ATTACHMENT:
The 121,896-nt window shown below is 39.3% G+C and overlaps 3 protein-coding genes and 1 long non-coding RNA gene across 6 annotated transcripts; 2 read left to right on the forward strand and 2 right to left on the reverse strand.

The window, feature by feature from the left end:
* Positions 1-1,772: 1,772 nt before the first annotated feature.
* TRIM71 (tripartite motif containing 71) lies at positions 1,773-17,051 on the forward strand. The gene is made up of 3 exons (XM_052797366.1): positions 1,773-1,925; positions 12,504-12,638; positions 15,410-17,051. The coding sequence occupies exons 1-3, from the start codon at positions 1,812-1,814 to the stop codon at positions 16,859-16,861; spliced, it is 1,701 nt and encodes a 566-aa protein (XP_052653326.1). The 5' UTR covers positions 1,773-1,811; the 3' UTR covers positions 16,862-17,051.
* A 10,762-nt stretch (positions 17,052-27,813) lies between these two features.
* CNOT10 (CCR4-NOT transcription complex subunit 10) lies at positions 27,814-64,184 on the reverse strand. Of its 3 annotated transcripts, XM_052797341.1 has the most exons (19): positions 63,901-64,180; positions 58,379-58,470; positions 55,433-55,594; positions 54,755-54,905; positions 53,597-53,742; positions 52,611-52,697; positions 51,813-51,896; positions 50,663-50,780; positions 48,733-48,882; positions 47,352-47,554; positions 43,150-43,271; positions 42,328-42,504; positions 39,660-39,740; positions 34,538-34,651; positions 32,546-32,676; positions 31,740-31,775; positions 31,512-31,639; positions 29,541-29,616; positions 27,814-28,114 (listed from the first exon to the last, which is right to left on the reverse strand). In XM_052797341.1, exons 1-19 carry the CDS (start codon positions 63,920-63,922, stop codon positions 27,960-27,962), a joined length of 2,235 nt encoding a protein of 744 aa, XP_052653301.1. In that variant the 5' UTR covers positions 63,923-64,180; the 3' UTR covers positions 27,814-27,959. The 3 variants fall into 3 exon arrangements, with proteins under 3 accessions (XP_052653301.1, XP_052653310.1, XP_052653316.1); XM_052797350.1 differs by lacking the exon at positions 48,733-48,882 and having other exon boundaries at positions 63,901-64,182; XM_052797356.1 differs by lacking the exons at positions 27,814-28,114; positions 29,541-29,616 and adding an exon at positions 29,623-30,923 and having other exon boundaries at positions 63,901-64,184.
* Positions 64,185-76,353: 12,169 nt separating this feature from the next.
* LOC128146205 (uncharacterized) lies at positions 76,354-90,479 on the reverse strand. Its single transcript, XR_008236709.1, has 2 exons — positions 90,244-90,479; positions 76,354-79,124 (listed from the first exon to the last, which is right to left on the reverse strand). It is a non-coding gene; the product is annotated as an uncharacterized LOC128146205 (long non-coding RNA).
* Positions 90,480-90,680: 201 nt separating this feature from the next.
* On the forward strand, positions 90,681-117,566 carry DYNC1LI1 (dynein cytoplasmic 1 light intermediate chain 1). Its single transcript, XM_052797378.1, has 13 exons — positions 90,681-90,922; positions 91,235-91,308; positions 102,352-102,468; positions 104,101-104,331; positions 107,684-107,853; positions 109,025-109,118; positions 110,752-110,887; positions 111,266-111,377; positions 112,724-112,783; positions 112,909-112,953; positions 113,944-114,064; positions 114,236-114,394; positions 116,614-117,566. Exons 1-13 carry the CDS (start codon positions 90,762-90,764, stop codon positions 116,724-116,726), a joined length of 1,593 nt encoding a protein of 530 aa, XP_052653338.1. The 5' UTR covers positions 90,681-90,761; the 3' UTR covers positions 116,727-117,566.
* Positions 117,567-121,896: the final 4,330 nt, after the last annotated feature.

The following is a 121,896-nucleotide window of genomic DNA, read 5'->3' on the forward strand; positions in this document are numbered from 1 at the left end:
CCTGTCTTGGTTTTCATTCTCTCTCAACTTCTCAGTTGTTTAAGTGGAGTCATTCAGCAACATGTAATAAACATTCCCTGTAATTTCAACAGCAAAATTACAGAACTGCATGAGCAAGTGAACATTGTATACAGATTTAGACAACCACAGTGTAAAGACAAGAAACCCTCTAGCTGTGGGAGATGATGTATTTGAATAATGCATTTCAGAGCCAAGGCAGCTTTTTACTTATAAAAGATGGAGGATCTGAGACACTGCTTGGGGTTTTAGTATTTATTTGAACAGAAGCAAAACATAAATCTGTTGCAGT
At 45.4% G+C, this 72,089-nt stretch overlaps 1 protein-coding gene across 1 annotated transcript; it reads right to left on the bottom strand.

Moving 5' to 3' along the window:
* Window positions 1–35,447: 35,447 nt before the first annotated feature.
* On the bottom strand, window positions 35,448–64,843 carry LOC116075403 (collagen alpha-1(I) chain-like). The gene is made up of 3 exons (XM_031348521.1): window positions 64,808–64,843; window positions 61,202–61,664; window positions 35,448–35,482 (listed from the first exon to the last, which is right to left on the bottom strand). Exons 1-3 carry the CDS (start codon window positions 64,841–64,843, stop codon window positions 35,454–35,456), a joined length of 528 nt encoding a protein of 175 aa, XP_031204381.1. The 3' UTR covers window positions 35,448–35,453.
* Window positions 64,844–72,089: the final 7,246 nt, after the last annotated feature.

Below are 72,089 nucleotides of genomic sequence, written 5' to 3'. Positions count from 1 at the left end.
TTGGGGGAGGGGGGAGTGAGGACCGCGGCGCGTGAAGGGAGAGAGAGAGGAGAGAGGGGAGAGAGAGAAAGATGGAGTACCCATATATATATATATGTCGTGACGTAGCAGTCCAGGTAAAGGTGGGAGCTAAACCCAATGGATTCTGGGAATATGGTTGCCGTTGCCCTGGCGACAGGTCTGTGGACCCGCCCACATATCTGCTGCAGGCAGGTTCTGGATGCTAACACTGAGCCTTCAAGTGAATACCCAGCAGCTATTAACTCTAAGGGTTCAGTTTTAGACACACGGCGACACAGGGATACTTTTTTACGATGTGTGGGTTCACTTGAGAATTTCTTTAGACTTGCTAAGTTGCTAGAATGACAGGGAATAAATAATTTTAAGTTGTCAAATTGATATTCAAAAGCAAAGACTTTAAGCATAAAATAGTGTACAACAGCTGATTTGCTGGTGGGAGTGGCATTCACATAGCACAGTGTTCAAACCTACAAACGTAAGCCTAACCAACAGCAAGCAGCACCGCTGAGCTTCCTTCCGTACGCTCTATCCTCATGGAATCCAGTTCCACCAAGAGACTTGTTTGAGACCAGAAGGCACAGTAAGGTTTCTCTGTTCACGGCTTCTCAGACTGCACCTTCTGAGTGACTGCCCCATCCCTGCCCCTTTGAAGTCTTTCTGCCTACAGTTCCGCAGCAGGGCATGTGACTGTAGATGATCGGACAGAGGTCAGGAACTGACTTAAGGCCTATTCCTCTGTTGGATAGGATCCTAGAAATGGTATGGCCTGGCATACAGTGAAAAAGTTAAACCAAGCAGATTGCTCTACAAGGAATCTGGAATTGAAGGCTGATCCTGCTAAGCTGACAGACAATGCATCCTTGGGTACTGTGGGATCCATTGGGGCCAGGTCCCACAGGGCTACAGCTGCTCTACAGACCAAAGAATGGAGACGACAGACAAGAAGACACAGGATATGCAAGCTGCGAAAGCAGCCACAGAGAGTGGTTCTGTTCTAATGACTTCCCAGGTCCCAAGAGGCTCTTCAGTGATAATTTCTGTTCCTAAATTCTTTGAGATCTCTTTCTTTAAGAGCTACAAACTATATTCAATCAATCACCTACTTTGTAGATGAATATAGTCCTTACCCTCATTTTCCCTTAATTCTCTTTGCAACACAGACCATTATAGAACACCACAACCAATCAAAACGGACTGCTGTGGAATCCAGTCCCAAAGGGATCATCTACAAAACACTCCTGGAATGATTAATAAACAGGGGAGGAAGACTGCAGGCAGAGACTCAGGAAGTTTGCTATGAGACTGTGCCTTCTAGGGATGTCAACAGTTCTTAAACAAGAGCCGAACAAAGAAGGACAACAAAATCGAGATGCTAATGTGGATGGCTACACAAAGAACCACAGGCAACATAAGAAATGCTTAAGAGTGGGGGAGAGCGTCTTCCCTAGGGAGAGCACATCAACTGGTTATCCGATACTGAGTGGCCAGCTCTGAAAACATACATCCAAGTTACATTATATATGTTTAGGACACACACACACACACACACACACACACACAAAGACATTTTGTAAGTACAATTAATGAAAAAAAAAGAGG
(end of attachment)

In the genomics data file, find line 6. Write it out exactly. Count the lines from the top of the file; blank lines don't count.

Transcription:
* CNOT10 (CCR4-NOT transcription complex subunit 10) lies at positions 27,814-64,184 on the reverse strand. Of its 3 annotated transcripts, XM_052797341.1 has the most exons (19): positions 63,901-64,180; positions 58,379-58,470; positions 55,433-55,594; positions 54,755-54,905; positions 53,597-53,742; positions 52,611-52,697; positions 51,813-51,896; positions 50,663-50,780; positions 48,733-48,882; positions 47,352-47,554; positions 43,150-43,271; positions 42,328-42,504; positions 39,660-39,740; positions 34,538-34,651; positions 32,546-32,676; positions 31,740-31,775; positions 31,512-31,639; positions 29,541-29,616; positions 27,814-28,114 (listed from the first exon to the last, which is right to left on the reverse strand). In XM_052797341.1, exons 1-19 carry the CDS (start codon positions 63,920-63,922, stop codon positions 27,960-27,962), a joined length of 2,235 nt encoding a protein of 744 aa, XP_052653301.1. In that variant the 5' UTR covers positions 63,923-64,180; the 3' UTR covers positions 27,814-27,959. The 3 variants fall into 3 exon arrangements, with proteins under 3 accessions (XP_052653301.1, XP_052653310.1, XP_052653316.1); XM_052797350.1 differs by lacking the exon at positions 48,733-48,882 and having other exon boundaries at positions 63,901-64,182; XM_052797356.1 differs by lacking the exons at positions 27,814-28,114; positions 29,541-29,616 and adding an exon at positions 29,623-30,923 and having other exon boundaries at positions 63,901-64,184.